His relatives, mourning his death in a hail of police bullets in the midst of the attack, said they could not understand how a lively, popular young man with a taste for the latest imported clothes could have done such a thing.
They said he was typical of the young men of Tunis’ Omrane Superieur suburb. He graduated in French, held down a job and showed no sign of the hardline Islamist ideology that would drive him to commit the worst militant attack in a decade.
But relatives said last year he had begun to spend more and more time at a local mosque, following a pattern of rationalization of Tunisian young men who then find themselves fighting in Syria, Iraq and Libya.
“I am sad for Yassine, but even sadder for the victims that Yassine killed. They were innocent, why did they have to pay the price of a false understanding of Islam,” said his uncle Mohamed Abidi. “They are the victims of terrorism. We are the victims of a demagogic network that wants only death.”
Yassine’s family had set up a traditional mourning tent outside their home, a well-made orange duplex standing in contrast to the more rundown residences nearby.
Chairs sat empty inside, with only ten family members present. Nearby his mother wept constantly.
Four years after a popular revolt toppled autocrat Zine El-Abidine Ben Ali, Tunisia has had free elections, a new constitution and compromise politics.
But the new government is also caught up in a low-level war with militants who have taken advantage of the new freedoms.
More than 3,000 Tunisians have left to fight in Syria and Iraq and the government estimates around 500 have since returned, fuelling fears of further attacks on Tunisia’s fragile new democratic state.
‘COULDN’T HURT A BIRD’
Abidi and his fellow gunman were trained at a jihadist camp in Libya before the Bardo attack, the Tunisian government has said. Officials said the two men had been recruited at mosques in Tunisia and traveled to Libya in September.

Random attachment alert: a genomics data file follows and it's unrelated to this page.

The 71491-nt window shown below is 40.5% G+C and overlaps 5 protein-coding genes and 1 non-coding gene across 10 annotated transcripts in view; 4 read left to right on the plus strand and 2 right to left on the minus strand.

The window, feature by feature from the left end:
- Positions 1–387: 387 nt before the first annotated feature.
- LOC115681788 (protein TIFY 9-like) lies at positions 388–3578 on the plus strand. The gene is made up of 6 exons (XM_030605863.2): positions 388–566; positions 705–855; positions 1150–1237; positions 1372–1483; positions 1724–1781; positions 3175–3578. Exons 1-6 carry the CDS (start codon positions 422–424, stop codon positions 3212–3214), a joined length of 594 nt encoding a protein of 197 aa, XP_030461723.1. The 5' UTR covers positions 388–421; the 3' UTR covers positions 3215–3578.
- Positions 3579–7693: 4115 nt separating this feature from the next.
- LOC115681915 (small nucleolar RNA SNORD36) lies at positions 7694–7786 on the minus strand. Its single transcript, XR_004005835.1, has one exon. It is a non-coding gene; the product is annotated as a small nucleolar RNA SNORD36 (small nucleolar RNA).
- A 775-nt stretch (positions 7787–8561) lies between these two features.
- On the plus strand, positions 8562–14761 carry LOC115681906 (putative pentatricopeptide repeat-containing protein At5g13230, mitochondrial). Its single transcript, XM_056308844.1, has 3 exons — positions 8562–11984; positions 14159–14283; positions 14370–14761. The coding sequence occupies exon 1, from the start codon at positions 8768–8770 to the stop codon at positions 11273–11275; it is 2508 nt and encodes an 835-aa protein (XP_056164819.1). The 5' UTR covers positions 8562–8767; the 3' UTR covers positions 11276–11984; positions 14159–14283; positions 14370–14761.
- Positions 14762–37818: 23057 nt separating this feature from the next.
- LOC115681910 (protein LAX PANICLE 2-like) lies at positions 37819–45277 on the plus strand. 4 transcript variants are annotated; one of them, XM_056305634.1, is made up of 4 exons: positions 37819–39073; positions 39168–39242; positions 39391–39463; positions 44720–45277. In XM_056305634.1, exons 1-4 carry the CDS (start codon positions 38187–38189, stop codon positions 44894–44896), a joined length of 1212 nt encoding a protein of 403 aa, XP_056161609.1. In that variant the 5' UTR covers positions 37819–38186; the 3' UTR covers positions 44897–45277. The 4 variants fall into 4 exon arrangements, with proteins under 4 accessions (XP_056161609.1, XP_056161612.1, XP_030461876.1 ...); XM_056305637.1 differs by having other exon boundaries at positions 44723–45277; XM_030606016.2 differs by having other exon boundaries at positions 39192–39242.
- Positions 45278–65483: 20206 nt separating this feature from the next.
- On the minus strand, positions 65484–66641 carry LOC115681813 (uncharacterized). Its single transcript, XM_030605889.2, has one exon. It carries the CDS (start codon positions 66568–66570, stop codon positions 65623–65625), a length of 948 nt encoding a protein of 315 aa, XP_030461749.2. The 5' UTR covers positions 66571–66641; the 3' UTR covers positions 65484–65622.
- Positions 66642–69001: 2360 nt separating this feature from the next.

Islamic State, which has declared a caliphate in large parts of Iraq and Syria and is active in Tunisia’s chaotic neighbor Libya, praised the two attackers in an audio recording as “knights of the Islamic State” armed with machineguns and bombs.
Family members said Abidi had left home for two months, saying he would be working in the commercial city Sfax on Tunisia’s coast. But he did not display any of the conservative beliefs of hardline Islamists, never, for instance, complaining about alcohol being consumed at his uncle’s house.
“He was always fun, we danced together at family weddings. He wasn’t like hardline Salafists,” said his cousin Hanen.
“On the last day he had breakfast of dates and olive oil and went to work. At 10 am he asked for a break and went and did what he did.”
Last year, he had started visiting a local mosque where ultraconservative Salafists gave talks on jihad in Syria and Libya, relatives said.
But even when Abidi spent lots of time there, he acted normally with his family, unlike the Islamist hardliners who frown on popular music and entertainment.
“He never told us not to watch television for example,” Hanen said.
Since its revolution, Tunisia has seen the emergence of several hardline Islamist groups, including Ansar al-Sharia, which the United States blames for storming its embassy in Tunis in 2012 and lists as a terrorist organization.
In the early days after the revolution, hardline imams took over mosques, profiting from the new freedoms to preach their extremist vision of Islam and encourage young men to leave to fight in foreign wars.
The Tunisian authorities have began taking back control of most of those mosques. But young men are still leaving. Some are students, unemployed and middle class, rather than poor. Some lived in marginalized rural communities, and most were simply taken in by extremist recruiters.
“The son I knew could never do what was done,” Abidi’s mother Zakia said, weeping. “He could not even harm a bird.”